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Highways or hallways

March 23, 2011
by Carol Reitter Elia, ASID, LEED-AP
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Designing effective corridors

Webster's Dictionary defines a highway as a “main direct road.” So in healthcare for seniors, the corridors that link resident apartments to activity rooms, dining areas, and wellness offices, could then be considered the “highways” of the communities. And not only do residents, guests, and family members use these thoroughfares, but more importantly, staff use these arteries 24/7. Although many of the public spaces in our communities take varying degrees of abuse, hallways have an amazing tendency to wear out quickly and “ugly out” even sooner if the initial design does not address durability, function, and aesthetics from the onset of a project.

Over the past five years, our firm-CR Design-has redesigned more than a million square feet of hallways from independent living to skilled nursing environments and we have encountered many challenges along the way. Some stem from the unchanging architecture of the building, and the client calls us in for strictly a cosmetic fix. Other challenges are budgetary or driven by the fact that a newer addition might have caused the existing structure to require an upgrade. Renovations in corridors are often just that-a requirement-not just a preference. The redesign of these corridors must address innovative design upgrades, durability, product life span, cost, and wayfinding techniques. In addition, lighting, handrails, flooring, and acoustics are just some of the details that play a major role in the overall result of the corridor design.


First, we must address just who is using these internal highways. The answer quite simply is everyone associated with the 24/7 activities of the community. And having an awareness of the limitations of the resident prior to planning is the key to creating a good design. The senior living population varies, and so do the residents' physical limitations. Some of these physical limitations include loss of ordinary mobility, deteriorating eyesight, loss of grip strength, and hearing impairments. Many residents also suffer from diagnosed or even “undiagnosed” dementia or memory loss. By designing for all of these limitations we can provide a supportive corridor that is safe, durable, and inviting.


Take it from any physician: The best exercise is still considered walking. Foreboding corridors can often discourage a resident from leaving his or her room. Certain medications, obesity, cardiovascular deconditioning, and the limited range of motion associated with an aging body can cause loss of mobility. Changes in vision also contribute to this condition. By creating visual contrast between the upper and lower walls, the floor and the base, the handrail and the wall on which it is fastened, we can provide residents with more visual cues.

First and foremost it should be our goal in the redesign of a senior living corridor to create a residential model, one with the familiarity of home that will encourage independence.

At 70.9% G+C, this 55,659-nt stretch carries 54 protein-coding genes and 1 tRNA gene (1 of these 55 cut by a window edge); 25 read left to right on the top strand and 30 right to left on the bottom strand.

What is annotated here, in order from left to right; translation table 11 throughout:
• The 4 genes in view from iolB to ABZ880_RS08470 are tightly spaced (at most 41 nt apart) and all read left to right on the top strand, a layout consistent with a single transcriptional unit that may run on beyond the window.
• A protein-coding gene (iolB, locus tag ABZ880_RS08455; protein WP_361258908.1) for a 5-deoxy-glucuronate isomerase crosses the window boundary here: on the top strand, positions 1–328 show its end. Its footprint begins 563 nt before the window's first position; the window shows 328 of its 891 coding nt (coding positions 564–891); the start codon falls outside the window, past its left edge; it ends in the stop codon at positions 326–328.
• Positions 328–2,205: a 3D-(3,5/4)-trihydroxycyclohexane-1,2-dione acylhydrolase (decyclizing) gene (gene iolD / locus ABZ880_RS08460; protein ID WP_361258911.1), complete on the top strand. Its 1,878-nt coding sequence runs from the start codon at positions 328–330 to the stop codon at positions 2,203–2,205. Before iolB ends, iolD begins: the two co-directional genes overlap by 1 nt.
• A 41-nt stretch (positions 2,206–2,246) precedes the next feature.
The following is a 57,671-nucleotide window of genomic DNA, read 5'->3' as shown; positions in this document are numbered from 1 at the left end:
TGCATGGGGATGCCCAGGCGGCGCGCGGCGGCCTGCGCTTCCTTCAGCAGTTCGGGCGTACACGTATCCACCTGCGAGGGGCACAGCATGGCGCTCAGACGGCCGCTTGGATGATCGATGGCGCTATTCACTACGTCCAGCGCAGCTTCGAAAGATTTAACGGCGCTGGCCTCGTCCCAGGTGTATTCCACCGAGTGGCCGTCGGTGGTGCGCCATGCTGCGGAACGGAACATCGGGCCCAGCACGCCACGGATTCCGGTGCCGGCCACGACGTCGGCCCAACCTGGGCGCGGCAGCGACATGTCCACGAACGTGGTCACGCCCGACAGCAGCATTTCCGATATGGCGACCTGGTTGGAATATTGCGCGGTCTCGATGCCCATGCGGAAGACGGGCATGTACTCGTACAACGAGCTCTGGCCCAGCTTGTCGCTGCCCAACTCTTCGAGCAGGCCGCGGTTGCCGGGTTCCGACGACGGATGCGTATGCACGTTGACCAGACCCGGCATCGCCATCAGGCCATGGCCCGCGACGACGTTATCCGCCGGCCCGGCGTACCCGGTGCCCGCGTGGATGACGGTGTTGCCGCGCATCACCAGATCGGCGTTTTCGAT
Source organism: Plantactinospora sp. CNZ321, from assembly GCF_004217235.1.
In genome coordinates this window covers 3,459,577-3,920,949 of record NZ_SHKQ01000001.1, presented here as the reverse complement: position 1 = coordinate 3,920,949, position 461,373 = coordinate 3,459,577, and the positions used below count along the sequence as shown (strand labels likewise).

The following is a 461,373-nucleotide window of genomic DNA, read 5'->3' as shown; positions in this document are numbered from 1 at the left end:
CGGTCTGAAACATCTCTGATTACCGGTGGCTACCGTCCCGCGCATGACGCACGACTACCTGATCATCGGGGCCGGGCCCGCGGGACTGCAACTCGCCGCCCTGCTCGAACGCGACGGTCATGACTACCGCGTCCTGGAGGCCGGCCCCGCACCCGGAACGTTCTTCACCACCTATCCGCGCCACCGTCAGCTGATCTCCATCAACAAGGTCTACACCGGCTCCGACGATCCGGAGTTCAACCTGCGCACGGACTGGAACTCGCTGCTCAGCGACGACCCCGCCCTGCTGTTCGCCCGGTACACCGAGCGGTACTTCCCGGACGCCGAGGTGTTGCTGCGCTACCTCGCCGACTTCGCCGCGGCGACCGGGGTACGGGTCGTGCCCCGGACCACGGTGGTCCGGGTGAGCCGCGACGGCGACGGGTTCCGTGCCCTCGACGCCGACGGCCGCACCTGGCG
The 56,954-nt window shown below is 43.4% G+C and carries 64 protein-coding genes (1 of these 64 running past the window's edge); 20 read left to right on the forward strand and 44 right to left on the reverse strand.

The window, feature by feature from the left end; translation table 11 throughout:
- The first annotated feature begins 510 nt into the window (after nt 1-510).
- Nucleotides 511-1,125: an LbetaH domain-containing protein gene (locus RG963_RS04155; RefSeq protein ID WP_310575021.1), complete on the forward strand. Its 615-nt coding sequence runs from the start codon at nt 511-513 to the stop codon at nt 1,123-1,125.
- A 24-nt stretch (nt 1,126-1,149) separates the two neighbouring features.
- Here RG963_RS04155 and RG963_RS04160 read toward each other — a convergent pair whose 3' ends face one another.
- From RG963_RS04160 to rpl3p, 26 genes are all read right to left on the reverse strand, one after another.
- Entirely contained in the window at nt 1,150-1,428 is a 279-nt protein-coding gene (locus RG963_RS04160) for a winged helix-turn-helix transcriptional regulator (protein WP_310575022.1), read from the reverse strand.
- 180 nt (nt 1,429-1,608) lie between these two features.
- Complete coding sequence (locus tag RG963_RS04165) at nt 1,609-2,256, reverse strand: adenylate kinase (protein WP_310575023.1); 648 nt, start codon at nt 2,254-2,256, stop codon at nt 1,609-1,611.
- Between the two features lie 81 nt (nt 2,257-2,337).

Greg Benson Photography

Sometimes residents require encouragement to leave their rooms and interact within the community. They may avoid it altogether and stay in their rooms longer rather than join in with activities or meals. First and foremost it should be our goal in the redesign of a senior living corridor to create a residential model, one with the familiarity of home that will encourage independence. All finishes and furnishings throughout the design process should be selected with this in mind.

Just as the Department of Transportation ensures that our roads are safe for drivers, designers must pay particular attention to the durability of “roads” within senior environments by creating safe and comfortable passageways for the residents.


Long hallways are sometimes unavoidable when it comes to the traditional corridor. Certainly trends in aging design are often focused on households, but what if the client cannot afford a total renovation or if the buildings just cannot handle that much physical renovation? Often, designers are asked to make upgrades to a space without being given license to renovate the architecture of the space. Creativity plays a major role in how we solve the issue of the long, tiring path.

Signage and visual cuing are also part of good corridor design. Location of signage should be in keeping with the ADA regulations as they work for universal design. But signage alone cannot be the answer for visual cuing to our residents.

Greg Benson Photography

Overall, try to think more than just color and signage for creating visual cuing. Locating a particularly interesting piece of artwork can be a reminder of which hall one resides, or where the dining room is located. Making color changes at certain key areas in the hall can provide a natural wayfinding tool as well as add visual interest. “Rest stops” can be incorporated to help with the inevitable length of corridors. If the architecture permits, the addition of window seats can be an attractive and functional way to bring natural light into halls and add a spot for a tired traveler to relax.


Tom Crane Photography